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3 iPhoneography Tricks Worth Sharing

By Michelle Ecker on November 23, 2015


The New York Institute of Photography is the world’s largest online photography school, and because we are, we often publish fun and useful photography tips on our photography blog. Please enjoy!

3 iPhoneography Tricks Worth Sharing

When photography becomes a part of your daily routine, you quickly find yourself viewing the world through a more imaginative lens- overgrown tree branches seem more like unique landscape frames and random passersby suddenly look like potential subjects for that portraiture series you’ve been meaning to start.

But when you begin to see things more artistically, there’s nothing more frustrating than stumbling upon an extraordinary scene at a moment when you don’t have your gear with you. To prepare for this, it’s important to work comfortably with any available tools- and sometimes, that means subbing in the cell phone. So before writing it off as illegitimate, consider exploring the offerings of your iPhone. Here are 3 fun features you might not be aware of:

  1. Burst mode- As we discussed in last week’s article on pet photography, an extremely practical way to capture fleeting candid moments is to work with a burst feature. If you’re caught without a camera during compositional gems like lightning storms, consider breaking out the burst mode in order to make sure the moment isn’t missed.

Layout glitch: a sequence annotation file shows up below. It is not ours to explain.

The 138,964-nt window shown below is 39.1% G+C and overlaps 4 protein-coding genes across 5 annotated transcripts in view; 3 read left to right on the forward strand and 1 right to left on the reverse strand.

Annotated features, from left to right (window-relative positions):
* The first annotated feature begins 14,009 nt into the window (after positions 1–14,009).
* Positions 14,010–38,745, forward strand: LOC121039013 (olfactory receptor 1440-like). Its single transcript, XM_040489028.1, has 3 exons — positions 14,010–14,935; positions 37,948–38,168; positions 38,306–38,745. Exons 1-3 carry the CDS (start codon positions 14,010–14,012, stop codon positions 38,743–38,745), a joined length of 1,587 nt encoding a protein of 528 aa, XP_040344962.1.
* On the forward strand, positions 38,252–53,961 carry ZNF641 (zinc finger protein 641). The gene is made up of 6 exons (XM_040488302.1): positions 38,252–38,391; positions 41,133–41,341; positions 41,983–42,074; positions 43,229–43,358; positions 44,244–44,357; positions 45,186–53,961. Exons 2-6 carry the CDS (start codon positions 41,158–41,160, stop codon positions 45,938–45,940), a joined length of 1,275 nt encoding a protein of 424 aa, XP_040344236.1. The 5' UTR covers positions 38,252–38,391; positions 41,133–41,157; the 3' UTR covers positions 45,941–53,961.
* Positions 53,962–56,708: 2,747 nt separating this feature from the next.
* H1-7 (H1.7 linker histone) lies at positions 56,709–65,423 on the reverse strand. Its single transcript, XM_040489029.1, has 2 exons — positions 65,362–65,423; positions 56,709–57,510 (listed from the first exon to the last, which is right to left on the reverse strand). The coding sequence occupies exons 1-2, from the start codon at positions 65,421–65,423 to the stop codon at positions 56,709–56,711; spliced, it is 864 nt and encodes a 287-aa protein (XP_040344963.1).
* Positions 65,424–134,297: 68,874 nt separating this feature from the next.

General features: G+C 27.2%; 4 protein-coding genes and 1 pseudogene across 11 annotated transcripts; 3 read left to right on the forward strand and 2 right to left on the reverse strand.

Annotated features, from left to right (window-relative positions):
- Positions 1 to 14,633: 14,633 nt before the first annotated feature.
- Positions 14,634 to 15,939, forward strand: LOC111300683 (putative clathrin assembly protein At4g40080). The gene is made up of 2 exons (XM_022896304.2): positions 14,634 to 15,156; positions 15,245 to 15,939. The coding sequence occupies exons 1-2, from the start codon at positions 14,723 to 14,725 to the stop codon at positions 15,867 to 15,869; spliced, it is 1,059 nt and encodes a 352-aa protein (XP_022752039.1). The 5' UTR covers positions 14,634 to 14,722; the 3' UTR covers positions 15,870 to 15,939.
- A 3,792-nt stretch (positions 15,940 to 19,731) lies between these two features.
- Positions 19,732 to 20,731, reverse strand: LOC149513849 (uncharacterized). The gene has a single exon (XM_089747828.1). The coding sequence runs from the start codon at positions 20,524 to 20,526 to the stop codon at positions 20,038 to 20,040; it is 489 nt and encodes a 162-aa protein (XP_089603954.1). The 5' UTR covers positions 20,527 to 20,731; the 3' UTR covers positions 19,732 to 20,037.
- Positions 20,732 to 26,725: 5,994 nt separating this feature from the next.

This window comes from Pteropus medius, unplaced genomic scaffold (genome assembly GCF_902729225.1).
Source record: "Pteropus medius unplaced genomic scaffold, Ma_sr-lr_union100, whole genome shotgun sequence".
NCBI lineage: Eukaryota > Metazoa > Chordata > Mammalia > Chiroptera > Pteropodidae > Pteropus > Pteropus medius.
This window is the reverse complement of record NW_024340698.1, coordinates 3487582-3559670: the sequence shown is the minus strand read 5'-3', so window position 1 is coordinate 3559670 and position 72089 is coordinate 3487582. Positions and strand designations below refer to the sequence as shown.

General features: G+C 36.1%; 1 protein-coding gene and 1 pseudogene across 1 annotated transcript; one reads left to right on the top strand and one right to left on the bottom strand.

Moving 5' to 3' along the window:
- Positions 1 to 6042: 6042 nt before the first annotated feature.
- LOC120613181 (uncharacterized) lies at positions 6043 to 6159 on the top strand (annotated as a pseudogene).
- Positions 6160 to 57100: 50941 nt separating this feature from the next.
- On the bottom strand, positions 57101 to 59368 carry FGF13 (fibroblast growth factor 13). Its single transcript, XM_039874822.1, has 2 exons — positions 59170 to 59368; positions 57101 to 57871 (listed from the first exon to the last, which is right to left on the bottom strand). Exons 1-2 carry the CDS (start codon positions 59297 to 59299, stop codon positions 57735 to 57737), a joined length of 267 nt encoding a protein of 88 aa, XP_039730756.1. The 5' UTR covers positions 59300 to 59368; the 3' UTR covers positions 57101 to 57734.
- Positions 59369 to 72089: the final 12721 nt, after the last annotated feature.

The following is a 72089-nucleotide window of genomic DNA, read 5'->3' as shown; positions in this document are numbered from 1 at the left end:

2. Grid- Familiar with the rule of thirds? If you typically struggle with this technique, the iPhone actually offers a setting that splits your view with literal grid lines to help guide you in your subject placement.
  3. Earbud Shutter- So you spot a great scene and line up the perfect composition on your cell. But when you go to capture it, it’s totally blurred because you had to tap the phone in order to shoot- we’ve all been there. Many people grow frustrated with phone photography for exactly this reason- clicking the screen’s shutter button shakes your hand and ruins the shot. Luckily, there’s an easy alternative. If your earbuds are plugged into your iPhone at the time, you can capture the shot by pressing between the up and down volume adjustments on the headphone cord, successfully capturing the image with a steady hand.

Realistically, nothing will truly replace the camera you’ve grown comfortable shooting with. But mastering some simple cell photography can seriously benefit you next time you stumble upon an unexpectedly photogenic scene without your gear nearby.

Want to learn more? NYIP offers accredited photography classes that can help you improve your hobby or start a new career. Request your free course catalog today!